Identification of the determinants of fish tissue mercury concentrations in temperate lakes: Factors to be considered in the establishment or revision of fish consumption advisories
PI's: Aria Amirbahman, Stephen Norton - University of Maine; Linda Bacon - Maine DEP
Mercury (Hg) is number two on the Agency for Toxic Substances and Disease Registry’s (ATSDR) priority pollutant list and a global contaminant of major concern because exposure to this neurotoxin poses risk to
human and wildlife health. The threat of this toxin to human health has resulted in the establishment of
consumption advisories of marine and freshwater fish in 44 states in the U.S. and all of the eastern Canadian
provinces. Maine is one of only two states with a blanket fish consumption advisory for all inland waters.
Given the policy’s economic and social costs, the Maine Department of Environmental Protection (DEP) is
interested in supporting scientific research to better understand mercury dynamics in watersheds, which would
allow consideration of alternative approaches. We have analyzed the existing DEP and UMaine lake databases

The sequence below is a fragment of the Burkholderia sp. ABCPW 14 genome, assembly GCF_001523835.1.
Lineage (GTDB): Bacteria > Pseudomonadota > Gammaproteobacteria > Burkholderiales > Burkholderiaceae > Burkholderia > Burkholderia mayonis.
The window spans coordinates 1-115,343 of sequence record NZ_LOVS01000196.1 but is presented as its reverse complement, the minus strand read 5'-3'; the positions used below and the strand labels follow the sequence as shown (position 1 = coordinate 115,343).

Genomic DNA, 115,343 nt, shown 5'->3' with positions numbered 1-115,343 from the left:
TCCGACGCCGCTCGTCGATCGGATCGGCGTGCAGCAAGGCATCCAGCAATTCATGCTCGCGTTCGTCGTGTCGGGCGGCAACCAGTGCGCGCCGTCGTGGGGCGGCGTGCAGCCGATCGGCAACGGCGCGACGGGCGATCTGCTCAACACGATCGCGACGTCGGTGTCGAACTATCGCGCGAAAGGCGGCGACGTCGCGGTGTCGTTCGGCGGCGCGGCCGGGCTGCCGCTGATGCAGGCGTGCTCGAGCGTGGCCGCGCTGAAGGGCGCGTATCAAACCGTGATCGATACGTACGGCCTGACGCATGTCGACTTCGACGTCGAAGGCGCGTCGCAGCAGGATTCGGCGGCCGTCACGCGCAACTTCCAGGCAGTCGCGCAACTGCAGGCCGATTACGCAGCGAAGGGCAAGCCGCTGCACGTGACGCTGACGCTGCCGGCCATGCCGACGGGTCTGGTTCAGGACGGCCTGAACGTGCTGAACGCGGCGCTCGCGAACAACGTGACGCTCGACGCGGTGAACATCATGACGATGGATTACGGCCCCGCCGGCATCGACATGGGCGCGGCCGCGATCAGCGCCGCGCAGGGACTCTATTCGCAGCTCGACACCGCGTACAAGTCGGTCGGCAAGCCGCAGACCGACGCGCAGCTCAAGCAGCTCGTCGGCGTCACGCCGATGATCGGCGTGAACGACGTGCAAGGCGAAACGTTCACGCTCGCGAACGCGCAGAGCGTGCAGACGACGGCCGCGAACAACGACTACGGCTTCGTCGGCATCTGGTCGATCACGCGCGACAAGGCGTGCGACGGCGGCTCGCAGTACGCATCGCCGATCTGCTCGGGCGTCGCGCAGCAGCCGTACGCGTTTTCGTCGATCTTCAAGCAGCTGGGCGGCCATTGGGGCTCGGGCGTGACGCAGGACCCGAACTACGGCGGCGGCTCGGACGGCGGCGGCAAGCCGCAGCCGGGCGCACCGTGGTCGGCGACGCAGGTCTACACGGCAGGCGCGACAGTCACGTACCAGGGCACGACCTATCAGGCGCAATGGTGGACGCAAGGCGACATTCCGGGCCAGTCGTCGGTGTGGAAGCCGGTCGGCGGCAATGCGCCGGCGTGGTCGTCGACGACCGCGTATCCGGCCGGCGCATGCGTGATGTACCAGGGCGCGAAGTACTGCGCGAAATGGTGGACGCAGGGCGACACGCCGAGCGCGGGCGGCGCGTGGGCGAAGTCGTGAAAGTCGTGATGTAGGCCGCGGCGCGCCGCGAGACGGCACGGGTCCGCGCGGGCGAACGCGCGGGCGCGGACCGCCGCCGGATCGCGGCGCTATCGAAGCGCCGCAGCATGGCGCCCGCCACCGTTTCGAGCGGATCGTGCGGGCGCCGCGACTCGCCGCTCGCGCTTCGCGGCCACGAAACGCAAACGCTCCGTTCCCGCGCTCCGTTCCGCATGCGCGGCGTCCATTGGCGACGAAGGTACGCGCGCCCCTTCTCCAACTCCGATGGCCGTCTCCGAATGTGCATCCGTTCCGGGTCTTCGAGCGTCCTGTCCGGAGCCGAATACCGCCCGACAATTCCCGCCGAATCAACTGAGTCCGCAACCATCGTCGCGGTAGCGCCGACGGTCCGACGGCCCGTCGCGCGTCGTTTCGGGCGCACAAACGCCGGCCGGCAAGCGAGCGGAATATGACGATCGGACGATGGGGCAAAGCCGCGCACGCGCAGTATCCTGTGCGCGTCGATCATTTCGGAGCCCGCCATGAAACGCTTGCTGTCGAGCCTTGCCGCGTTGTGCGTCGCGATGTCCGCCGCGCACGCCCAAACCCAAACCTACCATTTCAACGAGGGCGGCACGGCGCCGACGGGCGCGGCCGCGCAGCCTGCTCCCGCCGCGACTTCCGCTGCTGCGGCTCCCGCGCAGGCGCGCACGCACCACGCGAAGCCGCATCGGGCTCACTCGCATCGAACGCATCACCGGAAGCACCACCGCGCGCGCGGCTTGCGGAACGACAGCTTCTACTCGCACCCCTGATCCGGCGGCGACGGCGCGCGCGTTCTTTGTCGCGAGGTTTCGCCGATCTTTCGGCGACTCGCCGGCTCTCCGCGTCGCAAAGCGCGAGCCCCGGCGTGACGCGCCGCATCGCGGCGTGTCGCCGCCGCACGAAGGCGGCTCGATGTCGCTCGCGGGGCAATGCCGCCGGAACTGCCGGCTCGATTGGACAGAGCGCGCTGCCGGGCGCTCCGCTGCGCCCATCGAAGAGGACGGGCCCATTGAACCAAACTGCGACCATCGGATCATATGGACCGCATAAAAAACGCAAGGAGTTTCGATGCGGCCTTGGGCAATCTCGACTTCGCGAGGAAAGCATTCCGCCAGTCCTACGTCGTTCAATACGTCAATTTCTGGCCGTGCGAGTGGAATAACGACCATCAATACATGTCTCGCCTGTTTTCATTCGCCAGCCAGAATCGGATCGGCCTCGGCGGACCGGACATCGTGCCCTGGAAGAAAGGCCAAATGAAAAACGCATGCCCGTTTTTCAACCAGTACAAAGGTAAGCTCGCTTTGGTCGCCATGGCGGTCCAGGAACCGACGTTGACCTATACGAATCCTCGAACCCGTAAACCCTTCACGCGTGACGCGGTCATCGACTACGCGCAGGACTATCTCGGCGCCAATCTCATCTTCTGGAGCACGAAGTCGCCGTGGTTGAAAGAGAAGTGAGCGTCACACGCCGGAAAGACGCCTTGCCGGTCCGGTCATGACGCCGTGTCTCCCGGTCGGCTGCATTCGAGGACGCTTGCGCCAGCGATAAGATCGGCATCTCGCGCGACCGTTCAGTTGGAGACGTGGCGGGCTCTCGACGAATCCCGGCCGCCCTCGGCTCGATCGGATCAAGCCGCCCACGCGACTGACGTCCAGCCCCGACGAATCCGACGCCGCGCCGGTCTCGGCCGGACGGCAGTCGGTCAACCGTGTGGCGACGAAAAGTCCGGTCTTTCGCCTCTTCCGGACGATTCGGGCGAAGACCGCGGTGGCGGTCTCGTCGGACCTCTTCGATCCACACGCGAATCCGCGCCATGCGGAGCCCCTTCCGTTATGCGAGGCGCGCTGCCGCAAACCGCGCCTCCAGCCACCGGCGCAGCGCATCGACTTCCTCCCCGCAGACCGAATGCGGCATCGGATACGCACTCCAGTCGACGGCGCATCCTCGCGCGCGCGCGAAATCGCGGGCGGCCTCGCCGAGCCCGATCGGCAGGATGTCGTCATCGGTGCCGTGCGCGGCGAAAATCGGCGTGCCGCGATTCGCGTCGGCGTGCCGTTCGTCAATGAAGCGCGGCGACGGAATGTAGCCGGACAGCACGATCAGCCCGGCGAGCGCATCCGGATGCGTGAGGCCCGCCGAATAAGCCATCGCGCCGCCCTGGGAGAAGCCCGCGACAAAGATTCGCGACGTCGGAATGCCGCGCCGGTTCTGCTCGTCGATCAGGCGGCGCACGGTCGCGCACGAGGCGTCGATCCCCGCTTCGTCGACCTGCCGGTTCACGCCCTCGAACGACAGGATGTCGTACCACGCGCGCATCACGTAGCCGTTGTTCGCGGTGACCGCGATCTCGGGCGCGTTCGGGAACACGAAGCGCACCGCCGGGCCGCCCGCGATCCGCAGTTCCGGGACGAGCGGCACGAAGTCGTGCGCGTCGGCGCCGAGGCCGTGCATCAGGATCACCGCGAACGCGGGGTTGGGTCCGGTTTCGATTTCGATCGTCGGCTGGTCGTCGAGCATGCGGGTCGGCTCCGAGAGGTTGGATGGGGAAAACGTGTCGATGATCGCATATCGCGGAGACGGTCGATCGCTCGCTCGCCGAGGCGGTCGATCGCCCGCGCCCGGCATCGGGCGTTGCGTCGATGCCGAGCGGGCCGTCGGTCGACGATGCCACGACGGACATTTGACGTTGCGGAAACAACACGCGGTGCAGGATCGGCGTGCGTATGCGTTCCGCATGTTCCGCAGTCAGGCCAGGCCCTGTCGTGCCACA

for Hg and other physical, chemical, and biological parameters that control fish Hg bioaccumulation, with a
goal to identify mechanistic relationships, formulate testable hypotheses, and prioritize future empirical and
statistical analyses that will be used as a basis for revising the current fish advisory. Our statistical analysis to
date shows that a) trophic status, b) dissolved organic carbon (DOC) concentration, and c) lake depth explain
most of variability in fish Hg concentration in lakes across Maine. However, there are gaps in the existing data
and, thus, there is a need to collect more data to better explain the observed variability in fish Hg
concentration in Maine lakes. We propose to analyze relevant parameters in fish, sediment, and water column
from 100 targeted lakes that cover a wide continuum of conditions within each of the above three indicators.
Analysis of data from these lakes will allow us to rigorously assess the factors that control fish Hg
bioaccumulation in Maine lakes, and likely other regions, and formulate a scientific basis for the refinement of
fish consumption advisories to exempt lakes where Hg is unlikely to bioaccumulate.
Aria Amirbahman, Ph.D., P.E.
Professor of Environmental Engineering
Department of Civil and Environmental Engineering
University of Maine, Orono, ME 04469